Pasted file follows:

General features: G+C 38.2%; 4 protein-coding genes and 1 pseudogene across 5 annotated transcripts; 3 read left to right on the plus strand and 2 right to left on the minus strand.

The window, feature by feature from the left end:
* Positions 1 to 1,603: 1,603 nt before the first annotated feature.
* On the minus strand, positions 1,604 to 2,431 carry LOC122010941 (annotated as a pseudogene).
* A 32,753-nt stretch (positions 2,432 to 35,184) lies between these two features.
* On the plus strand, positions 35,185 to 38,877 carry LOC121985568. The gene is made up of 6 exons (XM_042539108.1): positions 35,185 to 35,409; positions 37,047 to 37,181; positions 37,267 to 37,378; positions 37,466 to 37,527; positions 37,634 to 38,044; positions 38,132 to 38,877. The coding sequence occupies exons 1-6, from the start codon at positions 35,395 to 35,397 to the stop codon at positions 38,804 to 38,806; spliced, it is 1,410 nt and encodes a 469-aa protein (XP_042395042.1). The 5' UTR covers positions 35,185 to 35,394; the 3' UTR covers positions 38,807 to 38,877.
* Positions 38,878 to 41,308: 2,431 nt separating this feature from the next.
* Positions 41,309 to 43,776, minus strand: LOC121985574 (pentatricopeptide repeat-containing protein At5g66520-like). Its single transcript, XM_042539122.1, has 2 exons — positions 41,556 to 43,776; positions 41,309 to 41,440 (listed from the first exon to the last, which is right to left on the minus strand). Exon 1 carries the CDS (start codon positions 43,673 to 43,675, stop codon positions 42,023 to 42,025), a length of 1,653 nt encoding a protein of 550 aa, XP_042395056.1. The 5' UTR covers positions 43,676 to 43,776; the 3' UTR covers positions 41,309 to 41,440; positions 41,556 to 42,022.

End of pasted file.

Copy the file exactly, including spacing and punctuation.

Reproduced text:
General features: G+C 38.2%; 4 protein-coding genes and 1 pseudogene across 5 annotated transcripts; 3 read left to right on the plus strand and 2 right to left on the minus strand.

The window, feature by feature from the left end:
* Positions 1 to 1,603: 1,603 nt before the first annotated feature.
* On the minus strand, positions 1,604 to 2,431 carry LOC122010941 (annotated as a pseudogene).
* A 32,753-nt stretch (positions 2,432 to 35,184) lies between these two features.
* On the plus strand, positions 35,185 to 38,877 carry LOC121985568. The gene is made up of 6 exons (XM_042539108.1): positions 35,185 to 35,409; positions 37,047 to 37,181; positions 37,267 to 37,378; positions 37,466 to 37,527; positions 37,634 to 38,044; positions 38,132 to 38,877. The coding sequence occupies exons 1-6, from the start codon at positions 35,395 to 35,397 to the stop codon at positions 38,804 to 38,806; spliced, it is 1,410 nt and encodes a 469-aa protein (XP_042395042.1). The 5' UTR covers positions 35,185 to 35,394; the 3' UTR covers positions 38,807 to 38,877.
* Positions 38,878 to 41,308: 2,431 nt separating this feature from the next.
* Positions 41,309 to 43,776, minus strand: LOC121985574 (pentatricopeptide repeat-containing protein At5g66520-like). Its single transcript, XM_042539122.1, has 2 exons — positions 41,556 to 43,776; positions 41,309 to 41,440 (listed from the first exon to the last, which is right to left on the minus strand). Exon 1 carries the CDS (start codon positions 43,673 to 43,675, stop codon positions 42,023 to 42,025), a length of 1,653 nt encoding a protein of 550 aa, XP_042395056.1. The 5' UTR covers positions 43,676 to 43,776; the 3' UTR covers positions 41,309 to 41,440; positions 41,556 to 42,022.